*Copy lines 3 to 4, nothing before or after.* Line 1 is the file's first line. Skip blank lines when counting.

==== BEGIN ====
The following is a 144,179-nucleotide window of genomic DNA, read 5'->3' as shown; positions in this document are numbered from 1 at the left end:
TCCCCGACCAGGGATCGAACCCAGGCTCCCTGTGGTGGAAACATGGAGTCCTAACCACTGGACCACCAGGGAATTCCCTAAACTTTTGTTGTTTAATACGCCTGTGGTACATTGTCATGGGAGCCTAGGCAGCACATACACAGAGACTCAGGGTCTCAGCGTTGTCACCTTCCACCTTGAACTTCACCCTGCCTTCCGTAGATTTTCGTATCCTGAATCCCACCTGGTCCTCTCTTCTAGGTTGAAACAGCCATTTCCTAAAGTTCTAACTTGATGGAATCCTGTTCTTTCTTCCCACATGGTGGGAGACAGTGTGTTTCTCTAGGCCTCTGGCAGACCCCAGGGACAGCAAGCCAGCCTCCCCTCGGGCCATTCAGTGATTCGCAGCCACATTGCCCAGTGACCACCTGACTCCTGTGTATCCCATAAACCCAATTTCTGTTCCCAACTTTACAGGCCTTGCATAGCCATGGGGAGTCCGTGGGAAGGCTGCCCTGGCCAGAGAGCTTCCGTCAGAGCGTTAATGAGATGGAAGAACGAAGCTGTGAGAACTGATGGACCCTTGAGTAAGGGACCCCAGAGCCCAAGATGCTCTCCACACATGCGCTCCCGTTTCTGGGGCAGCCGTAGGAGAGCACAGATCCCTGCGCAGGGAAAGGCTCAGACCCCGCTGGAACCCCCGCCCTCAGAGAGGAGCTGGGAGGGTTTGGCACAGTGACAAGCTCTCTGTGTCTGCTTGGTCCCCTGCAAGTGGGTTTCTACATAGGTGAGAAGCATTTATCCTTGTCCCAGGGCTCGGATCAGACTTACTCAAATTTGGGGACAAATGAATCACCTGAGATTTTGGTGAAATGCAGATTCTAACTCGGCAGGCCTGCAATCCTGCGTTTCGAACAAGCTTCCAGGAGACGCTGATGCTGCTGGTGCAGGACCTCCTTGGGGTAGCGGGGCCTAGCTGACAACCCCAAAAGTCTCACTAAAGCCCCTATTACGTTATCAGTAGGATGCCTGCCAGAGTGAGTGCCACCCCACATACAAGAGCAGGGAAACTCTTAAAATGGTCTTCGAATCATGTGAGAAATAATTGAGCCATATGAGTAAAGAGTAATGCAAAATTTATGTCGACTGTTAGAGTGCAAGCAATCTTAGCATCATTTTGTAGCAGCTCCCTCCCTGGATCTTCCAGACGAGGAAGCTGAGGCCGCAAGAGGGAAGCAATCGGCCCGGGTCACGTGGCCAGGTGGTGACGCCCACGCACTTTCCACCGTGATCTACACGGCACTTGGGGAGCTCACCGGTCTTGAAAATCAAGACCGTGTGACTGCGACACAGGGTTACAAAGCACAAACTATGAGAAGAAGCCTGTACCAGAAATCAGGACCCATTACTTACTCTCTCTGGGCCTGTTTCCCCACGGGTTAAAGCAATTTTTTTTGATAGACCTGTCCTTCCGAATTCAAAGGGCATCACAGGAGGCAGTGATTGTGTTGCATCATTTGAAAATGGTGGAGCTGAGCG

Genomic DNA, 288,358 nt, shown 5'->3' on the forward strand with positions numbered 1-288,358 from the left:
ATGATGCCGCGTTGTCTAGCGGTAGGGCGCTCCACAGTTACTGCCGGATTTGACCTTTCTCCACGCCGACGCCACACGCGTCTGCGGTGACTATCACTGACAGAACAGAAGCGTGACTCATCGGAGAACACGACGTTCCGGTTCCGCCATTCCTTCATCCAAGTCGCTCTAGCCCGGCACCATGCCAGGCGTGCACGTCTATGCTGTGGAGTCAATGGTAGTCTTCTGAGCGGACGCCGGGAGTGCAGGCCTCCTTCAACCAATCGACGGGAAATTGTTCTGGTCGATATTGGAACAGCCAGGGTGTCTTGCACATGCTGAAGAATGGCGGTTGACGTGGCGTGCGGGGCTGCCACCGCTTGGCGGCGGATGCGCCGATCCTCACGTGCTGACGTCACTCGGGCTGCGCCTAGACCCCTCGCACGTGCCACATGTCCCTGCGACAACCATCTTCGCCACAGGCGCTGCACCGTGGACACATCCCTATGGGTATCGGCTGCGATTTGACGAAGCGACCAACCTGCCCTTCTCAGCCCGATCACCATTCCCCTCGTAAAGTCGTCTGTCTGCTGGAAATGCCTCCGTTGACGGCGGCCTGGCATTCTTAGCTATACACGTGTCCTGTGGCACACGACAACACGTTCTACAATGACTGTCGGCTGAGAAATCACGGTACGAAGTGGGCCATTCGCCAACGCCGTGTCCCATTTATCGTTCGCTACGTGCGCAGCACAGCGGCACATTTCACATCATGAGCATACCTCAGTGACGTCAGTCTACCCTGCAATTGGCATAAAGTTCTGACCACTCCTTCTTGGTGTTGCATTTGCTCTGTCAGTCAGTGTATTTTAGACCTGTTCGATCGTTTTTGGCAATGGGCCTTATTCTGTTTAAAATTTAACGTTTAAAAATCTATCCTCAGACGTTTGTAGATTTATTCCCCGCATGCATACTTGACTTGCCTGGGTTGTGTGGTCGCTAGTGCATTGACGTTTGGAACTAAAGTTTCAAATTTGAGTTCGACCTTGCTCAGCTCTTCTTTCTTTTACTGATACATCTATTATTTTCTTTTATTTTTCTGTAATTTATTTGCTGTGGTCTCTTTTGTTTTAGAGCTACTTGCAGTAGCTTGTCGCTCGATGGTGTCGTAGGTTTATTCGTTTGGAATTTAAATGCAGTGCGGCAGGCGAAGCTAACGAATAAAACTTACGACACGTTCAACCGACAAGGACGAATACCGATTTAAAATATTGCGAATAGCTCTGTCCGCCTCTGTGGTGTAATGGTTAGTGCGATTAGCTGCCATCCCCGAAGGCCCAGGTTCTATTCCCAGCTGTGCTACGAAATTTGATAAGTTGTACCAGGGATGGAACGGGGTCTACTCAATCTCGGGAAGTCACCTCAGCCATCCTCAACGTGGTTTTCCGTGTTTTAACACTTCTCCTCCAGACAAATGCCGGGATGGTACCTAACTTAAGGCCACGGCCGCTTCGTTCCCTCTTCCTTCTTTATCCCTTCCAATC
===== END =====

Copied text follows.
Genomic DNA, 288,358 nt, shown 5'->3' on the forward strand with positions numbered 1-288,358 from the left:
ATGATGCCGCGTTGTCTAGCGGTAGGGCGCTCCACAGTTACTGCCGGATTTGACCTTTCTCCACGCCGACGCCACACGCGTCTGCGGTGACTATCACTGACAGAACAGAAGCGTGACTCATCGGAGAACACGACGTTCCGGTTCCGCCATTCCTTCATCCAAGTCGCTCTAGCCCGGCACCATGCCAGGCGTGCACGTCTATGCTGTGGAGTCAATGGTAGTCTTCTGAGCGGACGCCGGGAGTGCAGGCCTCCTTCAACCAATCGACGGGAAATTGTTCTGGTCGATATTGGAACAGCCAGGGTGTCTTGCACATGCTGAAGAATGGCGGTTGACGTGGCGTGCGGGGCTGCCACCGCTTGGCGGCGGATGCGCCGATCCTCACGTGCTGACGTCACTCGGGCTGCGCCTAGACCCCTCGCACGTGCCACATGTCCCTGCGACAACCATCTTCGCCACAGGCGCTGCACCGTGGACACATCCCTATGGGTATCGGCTGCGATTTGACGAAGCGACCAACCTGCCCTTCTCAGCCCGATCACCATTCCCCTCGTAAAGTCGTCTGTCTGCTGGAAATGCCTCCGTTGACGGCGGCCTGGCATTCTTAGCTATACACGTGTCCTGTGGCACACGACAACACGTTCTACAATGACTGTCGGCTGAGAAATCACGGTACGAAGTGGGCCATTCGCCAACGCCGTGTCCCATTTATCGTTCGCTACGTGCGCAGCACAGCGGCACATTTCACATCATGAGCATACCTCAGTGACGTCAGTCTACCCTGCAATTGGCATAAAGTTCTGACCACTCCTTCTTGGTGTTGCATTTGCTCTGTCAGTCAGTGTATTTTAGACCTGTTCGATCGTTTTTGGCAATGGGCCTTATTCTGTTTAAAATTTAACGTTTAAAAATCTATCCTCAGACGTTTGTAGATTTATTCCCCGCATGCATACTTGACTTGCCTGGGTTGTGTGGTCGCTAGTGCATTGACGTTTGGAACTAAAGTTTCAAATTTGAGTTCGACCTTGCTCAGCTCTTCTTTCTTTTACTGATACATCTATTATTTTCTTTTATTTTTCTGTAATTTATTTGCTGTGGTCTCTTTTGTTTTAGAGCTACTTGCAGTAGCTTGTCGCTCGATGGTGTCGTAGGTTTATTCGTTTGGAATTTAAATGCAGTGCGGCAGGCGAAGCTAACGAATAAAACTTACGACACGTTCAACCGACAAGGACGAATACCGATTTAAAATATTGCGAATAGCTCTGTCCGCCTCTGTGGTGTAATGGTTAGTGCGATTAGCTGCCATCCCCGAAGGCCCAGGTTCTATTCCCAGCTGTGCTACGAAATTTGATAAGTTGTACCAGGGATGGAACGGGGTCTACTCAATCTCGGGAAGTCACCTCAGCCATCCTCAACGTGGTTTTCCGTGTTTTAACACTTCTCCTCCAGACAAATGCCGGGATGGTACCTAACTTAAGGCCACGGCCGCTTCGTTCCCTCTTCCTTCTTTATCCCTTCCAATC